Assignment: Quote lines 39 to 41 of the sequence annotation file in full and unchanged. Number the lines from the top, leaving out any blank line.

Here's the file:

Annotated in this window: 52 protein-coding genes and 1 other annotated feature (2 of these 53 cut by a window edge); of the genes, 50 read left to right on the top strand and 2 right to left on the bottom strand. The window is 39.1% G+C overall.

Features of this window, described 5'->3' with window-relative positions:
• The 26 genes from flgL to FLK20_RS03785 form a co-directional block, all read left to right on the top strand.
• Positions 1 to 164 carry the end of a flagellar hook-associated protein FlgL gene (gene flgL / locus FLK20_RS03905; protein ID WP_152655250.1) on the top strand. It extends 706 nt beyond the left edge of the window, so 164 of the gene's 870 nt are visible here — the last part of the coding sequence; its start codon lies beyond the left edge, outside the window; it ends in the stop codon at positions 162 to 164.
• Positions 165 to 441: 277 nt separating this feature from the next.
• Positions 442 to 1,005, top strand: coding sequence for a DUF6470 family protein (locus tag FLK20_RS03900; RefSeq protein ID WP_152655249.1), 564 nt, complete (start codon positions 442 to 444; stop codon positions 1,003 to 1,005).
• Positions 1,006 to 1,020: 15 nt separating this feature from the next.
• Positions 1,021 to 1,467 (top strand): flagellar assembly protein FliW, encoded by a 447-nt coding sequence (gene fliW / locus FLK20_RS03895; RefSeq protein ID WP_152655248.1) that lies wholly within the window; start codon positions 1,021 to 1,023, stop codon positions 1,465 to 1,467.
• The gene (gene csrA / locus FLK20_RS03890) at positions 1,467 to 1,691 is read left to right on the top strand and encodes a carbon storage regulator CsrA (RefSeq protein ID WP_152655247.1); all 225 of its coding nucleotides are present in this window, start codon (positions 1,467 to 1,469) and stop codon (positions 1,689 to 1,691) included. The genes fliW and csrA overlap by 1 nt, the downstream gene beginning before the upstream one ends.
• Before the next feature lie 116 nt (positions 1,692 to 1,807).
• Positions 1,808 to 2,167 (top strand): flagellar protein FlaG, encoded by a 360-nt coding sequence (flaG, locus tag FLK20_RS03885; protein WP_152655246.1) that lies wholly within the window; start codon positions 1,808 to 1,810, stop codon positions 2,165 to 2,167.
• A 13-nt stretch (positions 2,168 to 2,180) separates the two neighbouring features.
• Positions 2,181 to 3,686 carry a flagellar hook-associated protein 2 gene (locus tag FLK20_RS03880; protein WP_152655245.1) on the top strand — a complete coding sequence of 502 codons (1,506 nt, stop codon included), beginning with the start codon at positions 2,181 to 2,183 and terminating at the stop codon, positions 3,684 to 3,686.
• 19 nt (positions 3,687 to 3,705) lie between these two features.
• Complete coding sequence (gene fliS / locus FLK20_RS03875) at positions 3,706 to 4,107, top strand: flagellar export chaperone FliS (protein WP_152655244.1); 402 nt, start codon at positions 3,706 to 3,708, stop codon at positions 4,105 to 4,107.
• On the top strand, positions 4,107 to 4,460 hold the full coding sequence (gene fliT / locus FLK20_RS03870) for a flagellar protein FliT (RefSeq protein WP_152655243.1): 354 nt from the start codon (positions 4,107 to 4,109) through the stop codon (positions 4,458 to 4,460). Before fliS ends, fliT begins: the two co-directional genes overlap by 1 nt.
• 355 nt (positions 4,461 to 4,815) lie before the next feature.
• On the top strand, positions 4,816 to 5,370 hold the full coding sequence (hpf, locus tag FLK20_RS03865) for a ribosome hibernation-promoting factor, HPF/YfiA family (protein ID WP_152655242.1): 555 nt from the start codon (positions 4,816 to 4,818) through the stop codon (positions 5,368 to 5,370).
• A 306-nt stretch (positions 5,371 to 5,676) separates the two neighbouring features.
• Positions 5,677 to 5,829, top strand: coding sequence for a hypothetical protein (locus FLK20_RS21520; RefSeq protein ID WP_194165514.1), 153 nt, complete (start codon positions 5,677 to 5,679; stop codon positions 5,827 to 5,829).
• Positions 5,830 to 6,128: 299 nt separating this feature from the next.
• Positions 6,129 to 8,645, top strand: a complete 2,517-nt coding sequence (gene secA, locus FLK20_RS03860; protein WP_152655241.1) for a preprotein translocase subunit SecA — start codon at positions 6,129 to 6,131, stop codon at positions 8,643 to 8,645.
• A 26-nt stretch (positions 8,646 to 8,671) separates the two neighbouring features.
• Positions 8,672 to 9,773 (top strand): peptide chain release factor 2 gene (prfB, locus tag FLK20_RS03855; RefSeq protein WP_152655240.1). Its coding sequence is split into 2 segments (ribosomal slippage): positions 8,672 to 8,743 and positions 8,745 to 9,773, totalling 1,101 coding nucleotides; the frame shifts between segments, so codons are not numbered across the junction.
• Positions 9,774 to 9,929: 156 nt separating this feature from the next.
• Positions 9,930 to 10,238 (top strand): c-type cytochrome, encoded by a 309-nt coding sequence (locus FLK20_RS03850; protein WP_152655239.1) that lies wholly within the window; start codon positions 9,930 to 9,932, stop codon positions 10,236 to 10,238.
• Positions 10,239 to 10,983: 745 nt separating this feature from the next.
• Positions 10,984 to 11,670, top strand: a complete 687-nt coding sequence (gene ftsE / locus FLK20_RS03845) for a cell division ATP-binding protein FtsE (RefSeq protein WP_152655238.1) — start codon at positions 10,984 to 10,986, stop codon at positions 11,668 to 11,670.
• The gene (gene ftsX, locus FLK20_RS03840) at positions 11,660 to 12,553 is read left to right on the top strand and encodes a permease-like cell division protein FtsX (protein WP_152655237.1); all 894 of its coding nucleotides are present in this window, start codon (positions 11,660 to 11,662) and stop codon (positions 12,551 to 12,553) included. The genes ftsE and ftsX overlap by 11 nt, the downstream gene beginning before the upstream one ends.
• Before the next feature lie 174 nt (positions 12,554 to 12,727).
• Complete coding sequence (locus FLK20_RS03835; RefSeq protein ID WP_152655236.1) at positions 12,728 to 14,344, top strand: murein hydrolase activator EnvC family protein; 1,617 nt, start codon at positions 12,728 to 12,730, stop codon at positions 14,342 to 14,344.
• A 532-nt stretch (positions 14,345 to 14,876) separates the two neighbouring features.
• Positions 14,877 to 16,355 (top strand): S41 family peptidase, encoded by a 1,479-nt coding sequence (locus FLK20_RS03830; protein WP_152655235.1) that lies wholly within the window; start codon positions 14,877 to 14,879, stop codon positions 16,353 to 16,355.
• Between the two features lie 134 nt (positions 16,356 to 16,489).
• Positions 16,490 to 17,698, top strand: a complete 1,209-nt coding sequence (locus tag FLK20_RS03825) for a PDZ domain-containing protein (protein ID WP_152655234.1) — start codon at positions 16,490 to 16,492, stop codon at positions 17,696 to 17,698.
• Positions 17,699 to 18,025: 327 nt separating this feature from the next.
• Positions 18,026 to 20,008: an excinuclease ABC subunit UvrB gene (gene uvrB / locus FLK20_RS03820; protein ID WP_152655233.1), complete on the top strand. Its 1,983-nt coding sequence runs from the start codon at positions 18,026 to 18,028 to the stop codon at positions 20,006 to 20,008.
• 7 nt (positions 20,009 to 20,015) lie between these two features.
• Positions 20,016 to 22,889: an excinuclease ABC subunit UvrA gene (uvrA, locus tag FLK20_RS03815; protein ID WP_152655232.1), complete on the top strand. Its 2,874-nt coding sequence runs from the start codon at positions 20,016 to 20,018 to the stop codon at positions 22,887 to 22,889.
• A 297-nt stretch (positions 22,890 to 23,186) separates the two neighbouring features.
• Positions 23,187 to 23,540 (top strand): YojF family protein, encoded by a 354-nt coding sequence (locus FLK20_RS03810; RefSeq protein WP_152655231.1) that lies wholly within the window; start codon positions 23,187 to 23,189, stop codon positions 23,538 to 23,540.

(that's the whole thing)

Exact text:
• Positions 20,016 to 22,889: an excinuclease ABC subunit UvrA gene (uvrA, locus tag FLK20_RS03815; protein ID WP_152655232.1), complete on the top strand. Its 2,874-nt coding sequence runs from the start codon at positions 20,016 to 20,018 to the stop codon at positions 22,887 to 22,889.
• A 297-nt stretch (positions 22,890 to 23,186) separates the two neighbouring features.
• Positions 23,187 to 23,540 (top strand): YojF family protein, encoded by a 354-nt coding sequence (locus FLK20_RS03810; RefSeq protein WP_152655231.1) that lies wholly within the window; start codon positions 23,187 to 23,189, stop codon positions 23,538 to 23,540.